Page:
What is more cumbersome is the visualization with subplots. Although Pandas support subplots in their charting, each column translates to a subplot against a different metric. In this use case, each category translates to a subplot that is against the number of reviews, split by apps. It is easier to plot using Matplotlib instead as it gives us more control over the plot.
However, control is a double-edged sword.
Pros and cons of chart controls
- We can control the number of rows and columns we want to display the subplots over.
- We can control the size of the plots.
- As with any library, we need to have the “know-how”. Even then, we have to keep adjusting the style such as the size, until it turns out the way we want.
For instance, we get all the subplots overlapping each other with the below code snippet as we do not configure the “figsize”.
The labels didn’t turn out that well with autoscale() function enabled, which is a common problem with charting. It is possible to find alternative solutions such as using tooltip to show the label instead. However, we won’t be exploring that in this article.
Even with “figsize”, it can be a hassle to adjust the size of the figures so that the charts can all fit nicely within the notebook. As there are 33 categories available, we are going to select just a few categories so that the display can appear nicely:
data = top10_by_cat.loc[ top10_by_cat["Category"].isin( ["BUSINESS", "FAMILY", "LIFESTYLE", "MEDICAL", "TOOLS", "GAME"] ) ][["Category", "App", "Reviews"]].copy()
With figsize=(25, 10), the subset of charts is rendered nicely.
From the Atoti editor on the left navigation menu, select a chart type visualization from the drop-down list.
In order to prevent the rendering of the charts as we perform modifications, we can turn on the
Defer updates option.
We can now add “Category” under horizontal subplots, with “Reviews.MEAN” as the value and sliced by “App”. We can see that the chart doesn’t get rendered.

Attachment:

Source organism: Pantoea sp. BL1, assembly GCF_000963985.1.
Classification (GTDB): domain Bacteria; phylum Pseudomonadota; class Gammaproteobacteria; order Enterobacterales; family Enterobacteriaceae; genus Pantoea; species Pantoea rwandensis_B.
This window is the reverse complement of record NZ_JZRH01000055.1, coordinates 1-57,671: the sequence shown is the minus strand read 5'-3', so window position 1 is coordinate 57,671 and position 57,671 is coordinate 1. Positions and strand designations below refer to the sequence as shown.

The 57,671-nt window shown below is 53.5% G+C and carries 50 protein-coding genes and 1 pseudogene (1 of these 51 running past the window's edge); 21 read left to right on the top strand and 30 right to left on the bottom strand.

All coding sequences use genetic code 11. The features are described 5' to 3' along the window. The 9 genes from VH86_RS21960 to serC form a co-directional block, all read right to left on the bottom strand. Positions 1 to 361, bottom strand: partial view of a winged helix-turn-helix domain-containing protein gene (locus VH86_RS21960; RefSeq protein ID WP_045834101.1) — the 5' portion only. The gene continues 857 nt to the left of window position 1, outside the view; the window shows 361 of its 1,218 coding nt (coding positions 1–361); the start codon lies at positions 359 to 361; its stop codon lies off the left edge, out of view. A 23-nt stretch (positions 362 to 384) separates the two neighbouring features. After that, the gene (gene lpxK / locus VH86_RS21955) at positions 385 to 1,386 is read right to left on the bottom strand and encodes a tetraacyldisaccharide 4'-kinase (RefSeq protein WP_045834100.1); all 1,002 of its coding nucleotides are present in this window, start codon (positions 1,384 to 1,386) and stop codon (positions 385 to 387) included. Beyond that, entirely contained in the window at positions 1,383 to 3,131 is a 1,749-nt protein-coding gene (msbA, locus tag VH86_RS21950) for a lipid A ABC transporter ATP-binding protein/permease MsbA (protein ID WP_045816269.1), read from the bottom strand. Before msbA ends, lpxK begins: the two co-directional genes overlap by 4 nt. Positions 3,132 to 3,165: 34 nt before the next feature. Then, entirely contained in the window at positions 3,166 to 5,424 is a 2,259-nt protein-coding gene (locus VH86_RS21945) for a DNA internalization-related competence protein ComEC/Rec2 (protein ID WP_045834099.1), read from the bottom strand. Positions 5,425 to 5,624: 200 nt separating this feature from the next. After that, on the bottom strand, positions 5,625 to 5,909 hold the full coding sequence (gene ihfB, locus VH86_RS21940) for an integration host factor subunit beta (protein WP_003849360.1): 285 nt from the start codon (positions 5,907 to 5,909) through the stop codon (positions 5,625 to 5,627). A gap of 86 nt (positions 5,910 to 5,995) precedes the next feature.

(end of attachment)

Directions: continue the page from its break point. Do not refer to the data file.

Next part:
Let’s drag “App Categories” into the Widget filters and toggle to the advanced filter mode.
Since “App Categories” is a multilevel hierarchy, we have the options of:
- selecting the top app or top category from the drop-down list
- applying filter within the Category (“in each Category” checked) or across the category (“in each Category” unchecked).
Since our objective is to achieve the top 10 apps within each category, we select “App” from the drop-down list and select the “in each Category” checkbox.
Finally, unchecking the “Defer updates” checkbox triggers the rendering of the chart.
While there are 33 categories in all, the widget displays only the first 6 charts. As shown previously, the tooltip is available over the slices to show the relevant metrics.
We can use filters to select a subset of categories to view. Alternatively, access the web application that is included in the Atoti library using:
Interactive filtering in Atoti web application
Launch the Atoti web application in a web browser by clicking on the link returned by
session.link(). We can then build a dashboard that allows users to perform quick filtering on the charts:
Not only so, but the dashboard can also be saved and shared via its URL.
Note that while it may seem that users have less control over Atoti’s charts, we can actually access its underlying state and modify its properties. Atoti’s charts are built on top of the plotly library, hence we can configure the chart’s properties as per plotly’s figure reference.
Did I miss something? How do you handle top count in a notebook? Drop us a note! Otherwise, you can check out both implementations here.